Charter school accused of misusing taxpayer money | Education
Title (Max 100 Characters)
ALPHARETTA, GA - "There's nothing in this report that actually said that we did anything illegal, (that) we broke any rules, (that) we went around state guidelines; there's nothing in there," Angela Lassetter told 11 Alive News on Wednesday.
Speaking as one of its Governing Board Members, she gave a formal reaction to an audit of the Fulton Science Academy Charter Middle School that showed possible mismanagement of millions of taxpayer dollars.
The audit was released Tuesday by Fulton County School Superintendent Dr. Robert Avossa.
"We're very surprised by some of the things that we found and certainly concerned about many of them," he told 11 Alive News.
The independent audit confirmed many of the concerns that lead the Fulton County School Board not to renew the 10-year-old school's charter status for another 10 years last winter.
The board offered the school a one-year extension with tighter controls, but the school's governing board refused the much shorter agreement.
That means it will become a completely private school on July 1st with an $8,500 tuition.
The independent audit raised several questions about a $19-million construction bond taken out by the school before its extension was approved.
It also raised red flags over how many foreign teachers had been hired, security on field trips, poor bookkeeping and inappropriate vendor relationships.
"There was self dealing and conflicts of interest that were found by our auditor," Superintendent Avossa said.
Avossa said he also wants to check up on two other elementary and high school charter science academies run by some of the same people.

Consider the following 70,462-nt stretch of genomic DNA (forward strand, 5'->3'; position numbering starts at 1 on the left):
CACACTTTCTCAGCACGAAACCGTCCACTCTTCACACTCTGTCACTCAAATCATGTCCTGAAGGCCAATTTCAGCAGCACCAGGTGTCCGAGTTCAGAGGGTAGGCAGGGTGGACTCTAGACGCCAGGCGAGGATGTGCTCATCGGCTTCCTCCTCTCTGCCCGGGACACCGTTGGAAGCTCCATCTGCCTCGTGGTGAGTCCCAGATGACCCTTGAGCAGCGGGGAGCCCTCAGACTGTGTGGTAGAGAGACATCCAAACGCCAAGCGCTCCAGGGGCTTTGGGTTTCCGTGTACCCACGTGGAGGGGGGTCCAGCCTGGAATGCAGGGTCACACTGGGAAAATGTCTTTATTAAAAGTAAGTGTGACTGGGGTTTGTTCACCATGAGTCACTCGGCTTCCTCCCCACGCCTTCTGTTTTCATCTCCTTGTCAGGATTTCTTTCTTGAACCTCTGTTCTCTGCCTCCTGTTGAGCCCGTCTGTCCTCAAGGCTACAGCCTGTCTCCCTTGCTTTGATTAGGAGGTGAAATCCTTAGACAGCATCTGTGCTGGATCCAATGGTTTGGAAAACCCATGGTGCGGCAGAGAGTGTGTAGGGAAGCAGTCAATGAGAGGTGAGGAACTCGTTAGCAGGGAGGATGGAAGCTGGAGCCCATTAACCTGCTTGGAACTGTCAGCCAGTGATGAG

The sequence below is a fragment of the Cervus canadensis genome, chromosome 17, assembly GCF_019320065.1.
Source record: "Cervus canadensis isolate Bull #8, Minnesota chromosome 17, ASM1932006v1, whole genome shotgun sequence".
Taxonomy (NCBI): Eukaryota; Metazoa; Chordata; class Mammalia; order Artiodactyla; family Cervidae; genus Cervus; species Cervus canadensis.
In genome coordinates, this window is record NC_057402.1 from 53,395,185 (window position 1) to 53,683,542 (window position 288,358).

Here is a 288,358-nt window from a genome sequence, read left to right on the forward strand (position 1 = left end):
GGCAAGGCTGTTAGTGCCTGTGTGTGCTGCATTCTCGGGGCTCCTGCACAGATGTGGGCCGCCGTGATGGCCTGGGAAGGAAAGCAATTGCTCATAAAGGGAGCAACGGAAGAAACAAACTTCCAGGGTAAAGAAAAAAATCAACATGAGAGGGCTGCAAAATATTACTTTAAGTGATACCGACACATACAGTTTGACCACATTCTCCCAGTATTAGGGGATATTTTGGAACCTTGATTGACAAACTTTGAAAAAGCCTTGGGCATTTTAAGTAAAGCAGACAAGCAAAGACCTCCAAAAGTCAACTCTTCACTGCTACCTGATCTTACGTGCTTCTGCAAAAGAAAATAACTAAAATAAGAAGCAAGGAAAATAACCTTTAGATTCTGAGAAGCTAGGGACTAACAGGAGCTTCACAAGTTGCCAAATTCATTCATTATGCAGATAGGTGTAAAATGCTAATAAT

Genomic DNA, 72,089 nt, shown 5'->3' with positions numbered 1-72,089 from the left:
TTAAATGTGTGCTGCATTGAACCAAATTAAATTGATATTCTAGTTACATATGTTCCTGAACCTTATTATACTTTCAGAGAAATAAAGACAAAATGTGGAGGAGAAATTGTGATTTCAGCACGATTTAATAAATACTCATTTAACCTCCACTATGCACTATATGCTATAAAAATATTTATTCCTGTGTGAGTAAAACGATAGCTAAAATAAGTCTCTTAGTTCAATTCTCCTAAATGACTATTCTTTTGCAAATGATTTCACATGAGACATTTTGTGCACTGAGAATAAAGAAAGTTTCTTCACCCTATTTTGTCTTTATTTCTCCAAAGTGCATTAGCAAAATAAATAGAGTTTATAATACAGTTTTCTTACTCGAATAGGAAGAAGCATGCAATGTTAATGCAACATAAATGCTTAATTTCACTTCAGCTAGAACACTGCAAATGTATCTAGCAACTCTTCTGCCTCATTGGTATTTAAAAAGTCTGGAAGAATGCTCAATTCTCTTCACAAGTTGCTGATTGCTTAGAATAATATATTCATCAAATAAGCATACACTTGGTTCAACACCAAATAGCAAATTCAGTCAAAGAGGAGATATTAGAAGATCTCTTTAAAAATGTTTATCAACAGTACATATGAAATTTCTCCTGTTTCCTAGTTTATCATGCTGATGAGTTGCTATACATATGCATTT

"I'm moving forward with an audit of each of those schools to see if the same wrongdoing is occurring in each of those schools," he added.
Their charter contracts with Fulton County Schools are still good for another three years.
Governing board member Lassetter claims many of the audit's findings are exaggerated or untrue.
"It's disconcerting that so many factual errors were given to the press," she said.
She also suggested that Fulton County Schools may have broken state law by including names of some of the school's students in the audit report.
Meanwhile, Superintendent Avossa said he's waiting for the school's formal reply to the audit before deciding whether to pass it on to local and federal prosecutors.
According to Avossa, the middle school got $3.7-million in tax dollars through the Fulton County School system last year and more than $30-million over the past decade.
Asked whether this situation points up a weakness in the charter school system, Avossa said maybe just in this case.
"Our relationship in this case failed," he admitted, adding, "We do believe; however, that charter schools play an important part in Fulton County and we want to continue in a positive way with our charters."